Your Availability to Clients
One of the challenges of event planning is coordinating your schedule. Event planners frequently work nights and weekends managing events. This leaves little time for office hours in the morning or midafternoon. Create the perfect balance between administration and marketing with planning and executing events. Reviewing your office hours can point you in the right direction.
Planning Office Hours
A common schedule among event planners is to begin each day in the midafternoon and work throughout the day in the office and then go to an event in the evening. The problem with this scenario is your absence during the morning when new clients may be trying to reach you. Balancing your time between the events you have and the events you are hoping to secure can be tricky. Experimenting with different office hours will result in fewer missed calls and lost opportunities.
How should I prioritize clients, inquiries, staff, and events?
A good rule of thumb is to prioritize inquiries first. Next would be to handle upcoming events. Lastly, you should address vendors, staff, and other issues. This rule of thumb applies to phone calls, meetings, and administrative duties.
In the beginning of your career, you should experiment with 9-to-5 office hours every day. These hours will allow you to take every phone call and meet with every inquiry walking through the door. This is assuming you have no receptionist or assistant who can manage your calls while you are away. For those of you fortunate enough to have an assistant, your office hours may be slightly more flexible.
Your target audience while working 9 to 5 will range from corporate planners who are using work hours to plan an event to working people who may use a lunch hour to make an inquiry to a planner. You may need to extend your office hours past five o'clock when a potential client may be getting out of work. During the first two months of this schedule, keep a log of your phone calls, meetings, and drop-in business. Then you can take inventory of your heaviest call volume, appointments, and so forth.
Drop-in clients are those who may happen upon your office because they are walking by your storefront and come in without an appointment. Pop-up bookings are clients who are planning events with less than a week's notice.
Your log will be a valuable tool when it comes time to assess your office hours. If you are finding the heaviest day of the week for inquiries is on Mondays, it will be wise to maintain or lengthen your Monday hours. Perhaps Friday is a light day for inquiries, but you are using your time in the morning to prep for any weekend events. Shortening your Friday hours may be wise, especially if you find you are working weekends. Be sure to give clients two weeks advance before you alter hours.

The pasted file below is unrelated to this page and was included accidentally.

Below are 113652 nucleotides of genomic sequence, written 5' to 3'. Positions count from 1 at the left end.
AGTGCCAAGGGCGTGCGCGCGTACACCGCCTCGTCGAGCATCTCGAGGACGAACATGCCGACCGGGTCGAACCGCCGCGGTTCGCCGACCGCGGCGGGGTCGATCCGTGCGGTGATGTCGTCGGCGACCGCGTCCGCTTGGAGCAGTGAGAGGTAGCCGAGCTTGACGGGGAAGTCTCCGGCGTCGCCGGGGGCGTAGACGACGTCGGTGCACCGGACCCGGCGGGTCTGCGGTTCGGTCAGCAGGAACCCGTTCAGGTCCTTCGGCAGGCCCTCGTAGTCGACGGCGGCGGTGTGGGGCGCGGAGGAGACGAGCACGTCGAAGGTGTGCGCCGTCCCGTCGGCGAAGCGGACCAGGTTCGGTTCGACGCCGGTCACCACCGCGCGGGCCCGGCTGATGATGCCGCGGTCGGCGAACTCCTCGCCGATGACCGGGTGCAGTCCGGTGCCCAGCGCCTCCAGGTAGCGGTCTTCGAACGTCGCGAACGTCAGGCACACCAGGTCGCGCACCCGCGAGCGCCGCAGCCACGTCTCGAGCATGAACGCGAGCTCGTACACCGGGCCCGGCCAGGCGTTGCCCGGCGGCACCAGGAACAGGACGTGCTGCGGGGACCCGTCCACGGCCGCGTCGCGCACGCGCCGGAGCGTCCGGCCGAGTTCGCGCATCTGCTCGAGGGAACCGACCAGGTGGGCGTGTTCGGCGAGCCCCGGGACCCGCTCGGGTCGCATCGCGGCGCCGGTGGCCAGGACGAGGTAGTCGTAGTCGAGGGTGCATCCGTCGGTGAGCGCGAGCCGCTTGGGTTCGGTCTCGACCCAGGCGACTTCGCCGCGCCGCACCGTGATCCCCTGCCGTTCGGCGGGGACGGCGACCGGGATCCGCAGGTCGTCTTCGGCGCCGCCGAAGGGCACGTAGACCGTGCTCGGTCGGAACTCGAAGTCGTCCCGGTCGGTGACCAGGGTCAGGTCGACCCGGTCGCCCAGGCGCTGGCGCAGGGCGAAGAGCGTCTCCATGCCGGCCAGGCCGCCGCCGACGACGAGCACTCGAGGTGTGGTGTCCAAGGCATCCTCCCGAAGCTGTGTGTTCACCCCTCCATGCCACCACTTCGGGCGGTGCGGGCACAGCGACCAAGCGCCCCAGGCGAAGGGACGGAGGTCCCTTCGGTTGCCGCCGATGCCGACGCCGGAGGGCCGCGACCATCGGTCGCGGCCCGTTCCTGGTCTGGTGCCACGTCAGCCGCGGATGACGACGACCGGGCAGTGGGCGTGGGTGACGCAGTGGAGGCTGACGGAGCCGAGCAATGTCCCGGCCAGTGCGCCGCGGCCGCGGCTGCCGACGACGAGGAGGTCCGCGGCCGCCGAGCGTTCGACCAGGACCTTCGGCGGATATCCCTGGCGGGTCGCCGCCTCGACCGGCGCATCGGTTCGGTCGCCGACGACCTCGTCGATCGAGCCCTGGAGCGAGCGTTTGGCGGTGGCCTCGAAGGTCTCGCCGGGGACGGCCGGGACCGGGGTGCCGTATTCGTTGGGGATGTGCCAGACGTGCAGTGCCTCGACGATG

Days Off and Holidays
Not taking days off can lead to event-planner burnout. Be selfish with your time, but take the proper measures before you take time off. Start by recording your office hours on your outgoing voice mail message. Some event planners may clear a calendar and take the day off after a late event. When you take an unscheduled day off, re-record your message to announce your absence, even if only for a day. For computer communication, program an out-of-office reply to let people know when you plan to return e-mails. Do the same on event days when you may need to cut your office hours short.
It may be tempting to give a client your cell phone number, but beware. A cell phone number in the hands of a needy client can quickly lead to cell phone abuse. It is always better practice to speak to clients in your office where you can take notes. Resist giving out your cell phone number to clients for emergencies until the day of the event.
Throughout the year there will be holidays and vacations you will want to take. Plan these far in advance and avoid scheduling events during this time unless you have another event planner covering for you. Be upfront with the client and let her know you will not be able to attend her event if it coincides with your vacation. If possible, hire a temporary employee during your holidays and vacations, perhaps an apprentice event planner. Having a live person answer the phone while you are away can put clients at ease.